There’s absolutely nothing more frightening to a parent than the thought of losing a child. Even bringing up the topic can make a parent get weak in the knees. Every May is Mental Health Month – a time when we, as a country, focus on the mental health issues that many of us are facing every day. In this post, we’re going to focus on teens and suicide. It’s an uncomfortable subject, but with knowledge comes Teen in a dark place considering suicidepower and we want to have all the knowledge to keep our teens safe.

Suicidal thoughts can begin during the teen years when adolescents feel overwhelmed. During these years, teens go through hormonal changes which causes major mood swings. Add to that hardships they face in school, bullying, peer pressure, perhaps a change in living arrangements, divorce, and other hefty situations and teens can become bogged down, feeling there is no way out. At this age, teens do not have strong decision-making skills. They often don’t see the whole picture. The things we know will pass seem like the end of the world for teens. It’s a very rough time in one’s life and some see suicide as the answer to their problems. It’s our jobs as parents to show them that suicide isn’t the answer and to get them the help that they need.

How do you know if your teen is showing signs of having suicidal thoughts versus a teen that is dealing with normal teenage “stuff?” Here are some signs to look out for:

  • Behaviors that are impulsive
  • Mental or substance abuse disorders that have been diagnosed
  • Negative life events such as a divorce or death of close loved one
  • Abuse of any kind
  • Family history of mental disorders or suicidal tendencies
  • Depression
  • Change in routine (i.e. eating and sleeping habits change, loss of interest in activities they once enjoyed)
  • Running away
  • Picking up bad behaviors such as drugs, alcohol, or other risky behaviors
  • Grades start suffering

If your teen starts overtly saying they want to die or kill themselves, or if they show any of the warning signs above, the time to seek help is now. Don’t blow off these threats or take them lightly. It’s best to reach out to your child’s doctor to get them evaluated right away. Your teen’s doctor has been trained to evaluate these types of situations and recommend the best course of action.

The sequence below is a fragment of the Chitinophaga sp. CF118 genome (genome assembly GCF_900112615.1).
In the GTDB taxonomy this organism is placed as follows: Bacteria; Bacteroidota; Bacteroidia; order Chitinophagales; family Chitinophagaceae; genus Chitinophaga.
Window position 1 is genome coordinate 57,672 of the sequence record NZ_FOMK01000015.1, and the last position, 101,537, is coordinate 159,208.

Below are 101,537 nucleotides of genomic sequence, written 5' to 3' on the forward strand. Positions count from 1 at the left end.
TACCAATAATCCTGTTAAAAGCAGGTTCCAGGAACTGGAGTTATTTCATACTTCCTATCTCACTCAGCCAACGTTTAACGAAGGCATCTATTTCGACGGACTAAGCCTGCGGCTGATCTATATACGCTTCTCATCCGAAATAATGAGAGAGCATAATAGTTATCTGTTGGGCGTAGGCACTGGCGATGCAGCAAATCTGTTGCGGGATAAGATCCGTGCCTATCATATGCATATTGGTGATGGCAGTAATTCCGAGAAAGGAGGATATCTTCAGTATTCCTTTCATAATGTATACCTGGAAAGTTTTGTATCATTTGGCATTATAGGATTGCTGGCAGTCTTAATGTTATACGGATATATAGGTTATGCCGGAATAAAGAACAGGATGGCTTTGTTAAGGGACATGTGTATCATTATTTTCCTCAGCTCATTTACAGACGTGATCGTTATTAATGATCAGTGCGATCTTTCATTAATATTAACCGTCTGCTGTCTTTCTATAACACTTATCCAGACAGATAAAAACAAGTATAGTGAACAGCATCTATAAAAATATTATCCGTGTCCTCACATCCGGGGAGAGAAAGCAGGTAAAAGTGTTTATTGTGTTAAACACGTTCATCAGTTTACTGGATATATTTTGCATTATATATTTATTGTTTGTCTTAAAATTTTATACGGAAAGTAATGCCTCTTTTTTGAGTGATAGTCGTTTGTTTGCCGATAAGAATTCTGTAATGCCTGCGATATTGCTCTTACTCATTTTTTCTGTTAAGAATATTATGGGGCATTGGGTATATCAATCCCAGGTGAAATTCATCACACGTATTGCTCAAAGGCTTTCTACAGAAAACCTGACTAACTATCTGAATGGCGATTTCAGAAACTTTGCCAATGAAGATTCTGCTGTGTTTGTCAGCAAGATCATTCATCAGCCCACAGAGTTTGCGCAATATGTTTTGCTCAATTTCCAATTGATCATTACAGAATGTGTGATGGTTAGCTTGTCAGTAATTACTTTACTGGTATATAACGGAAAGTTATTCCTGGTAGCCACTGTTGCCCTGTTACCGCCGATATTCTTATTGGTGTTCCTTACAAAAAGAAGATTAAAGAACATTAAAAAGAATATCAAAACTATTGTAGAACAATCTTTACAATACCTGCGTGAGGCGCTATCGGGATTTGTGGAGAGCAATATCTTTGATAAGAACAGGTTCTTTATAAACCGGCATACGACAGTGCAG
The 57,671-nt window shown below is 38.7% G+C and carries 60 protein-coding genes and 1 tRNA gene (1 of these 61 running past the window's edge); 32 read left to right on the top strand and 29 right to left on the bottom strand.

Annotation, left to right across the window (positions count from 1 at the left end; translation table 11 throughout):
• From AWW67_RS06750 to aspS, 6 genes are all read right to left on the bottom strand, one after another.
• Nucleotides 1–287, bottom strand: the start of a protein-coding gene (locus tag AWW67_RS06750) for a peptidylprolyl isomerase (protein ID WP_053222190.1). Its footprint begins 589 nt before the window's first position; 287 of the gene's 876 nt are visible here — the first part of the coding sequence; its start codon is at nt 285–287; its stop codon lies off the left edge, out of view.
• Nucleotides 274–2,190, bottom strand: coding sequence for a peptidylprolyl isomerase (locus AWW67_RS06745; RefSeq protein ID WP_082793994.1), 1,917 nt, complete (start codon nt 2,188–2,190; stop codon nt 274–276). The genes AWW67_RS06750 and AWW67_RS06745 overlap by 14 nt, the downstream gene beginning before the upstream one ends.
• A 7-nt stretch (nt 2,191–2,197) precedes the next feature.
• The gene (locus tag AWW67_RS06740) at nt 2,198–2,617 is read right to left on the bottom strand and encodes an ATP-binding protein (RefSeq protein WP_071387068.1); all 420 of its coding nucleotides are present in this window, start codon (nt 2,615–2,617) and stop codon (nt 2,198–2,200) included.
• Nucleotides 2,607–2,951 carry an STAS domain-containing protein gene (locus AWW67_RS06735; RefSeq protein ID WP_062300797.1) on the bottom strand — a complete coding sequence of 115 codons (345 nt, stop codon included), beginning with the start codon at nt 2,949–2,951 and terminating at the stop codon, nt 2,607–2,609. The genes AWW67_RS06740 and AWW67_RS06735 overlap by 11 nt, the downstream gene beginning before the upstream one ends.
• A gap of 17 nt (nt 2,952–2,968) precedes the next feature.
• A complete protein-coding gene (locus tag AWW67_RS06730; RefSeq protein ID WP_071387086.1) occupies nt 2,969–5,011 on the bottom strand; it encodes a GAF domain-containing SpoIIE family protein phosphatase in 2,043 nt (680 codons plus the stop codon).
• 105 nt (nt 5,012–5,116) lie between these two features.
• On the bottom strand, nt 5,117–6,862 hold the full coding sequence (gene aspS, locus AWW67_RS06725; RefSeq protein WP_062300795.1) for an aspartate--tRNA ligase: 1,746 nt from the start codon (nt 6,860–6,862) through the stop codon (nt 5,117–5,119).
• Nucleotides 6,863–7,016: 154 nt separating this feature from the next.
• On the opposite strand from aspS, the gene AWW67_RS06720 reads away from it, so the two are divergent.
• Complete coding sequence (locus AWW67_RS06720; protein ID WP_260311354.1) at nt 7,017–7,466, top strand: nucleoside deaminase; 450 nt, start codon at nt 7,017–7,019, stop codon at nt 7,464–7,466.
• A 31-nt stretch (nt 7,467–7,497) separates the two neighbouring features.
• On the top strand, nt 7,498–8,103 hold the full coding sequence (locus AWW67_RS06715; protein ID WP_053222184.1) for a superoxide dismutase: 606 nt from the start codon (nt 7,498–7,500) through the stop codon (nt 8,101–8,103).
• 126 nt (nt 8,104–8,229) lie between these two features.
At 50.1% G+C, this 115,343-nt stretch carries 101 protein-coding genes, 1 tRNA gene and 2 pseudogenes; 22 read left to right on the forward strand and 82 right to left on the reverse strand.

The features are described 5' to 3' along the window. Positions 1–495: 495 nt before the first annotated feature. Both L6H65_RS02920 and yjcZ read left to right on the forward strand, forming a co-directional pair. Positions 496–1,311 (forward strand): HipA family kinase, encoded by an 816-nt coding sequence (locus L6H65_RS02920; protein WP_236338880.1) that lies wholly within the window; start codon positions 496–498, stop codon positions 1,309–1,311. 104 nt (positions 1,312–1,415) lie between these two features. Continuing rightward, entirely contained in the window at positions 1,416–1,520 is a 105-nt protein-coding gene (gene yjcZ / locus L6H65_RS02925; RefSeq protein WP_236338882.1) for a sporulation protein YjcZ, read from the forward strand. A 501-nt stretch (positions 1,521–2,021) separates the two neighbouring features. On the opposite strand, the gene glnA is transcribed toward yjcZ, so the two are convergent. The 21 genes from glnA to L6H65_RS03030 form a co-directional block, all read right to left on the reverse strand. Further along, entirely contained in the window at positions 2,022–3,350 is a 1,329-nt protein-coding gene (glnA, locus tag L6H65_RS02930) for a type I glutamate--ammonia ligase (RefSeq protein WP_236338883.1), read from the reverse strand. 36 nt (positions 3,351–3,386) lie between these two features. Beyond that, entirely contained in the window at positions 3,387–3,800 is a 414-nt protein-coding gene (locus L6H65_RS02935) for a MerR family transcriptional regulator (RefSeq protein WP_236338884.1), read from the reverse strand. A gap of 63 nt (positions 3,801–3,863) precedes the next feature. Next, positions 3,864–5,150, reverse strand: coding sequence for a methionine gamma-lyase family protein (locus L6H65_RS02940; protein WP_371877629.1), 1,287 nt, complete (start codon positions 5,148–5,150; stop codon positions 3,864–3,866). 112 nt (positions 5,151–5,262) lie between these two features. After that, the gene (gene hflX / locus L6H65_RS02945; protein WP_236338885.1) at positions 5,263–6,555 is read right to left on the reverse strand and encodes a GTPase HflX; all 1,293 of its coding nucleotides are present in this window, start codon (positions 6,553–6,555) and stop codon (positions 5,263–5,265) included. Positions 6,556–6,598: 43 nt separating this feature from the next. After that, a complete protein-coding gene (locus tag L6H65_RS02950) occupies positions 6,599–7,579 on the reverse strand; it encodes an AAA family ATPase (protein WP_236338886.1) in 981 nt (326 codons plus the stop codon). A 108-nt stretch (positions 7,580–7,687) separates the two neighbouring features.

The care your teen receives after evaluation will vary but it may require being admitted to an inpatient One teen helping another through something sitting on a park benchfacility. Treatment may also include therapy for the teen or your whole family, depending on the evaluation. If you think your teen has suicidal tendencies, it’s best to have them in therapy before it gets to the level where immediate action has to be taken in order to prevent a suicide or a suicide attempt. If you need help right now, call the National Suicide Prevention hotline at 1-800-273-8255.

Parenting is hard, very hard. The teen years can throw you all kinds of curve balls and just when you think you have this parenting thing down, the wind blows, and they change course on you. Trying to stay on top of everything can be quite challenging but the rewards are worth it.

If you have a teen that has been struggling in school, let them know that you are there for them and you have found another way for them to get their education. Take some of their pressure off. As a virtual student at My Virtual Academy, each student gets to learn at their own pace. They can do their lessons at times that are convenient for them, from the comfort of their own home. School shouldn’t have to be a source of stress for our children. Let them thrive at My Virtual Academy and get the credits they need to earn their high school diploma. Visit our website to learn more or give us a call at 800-297-2119.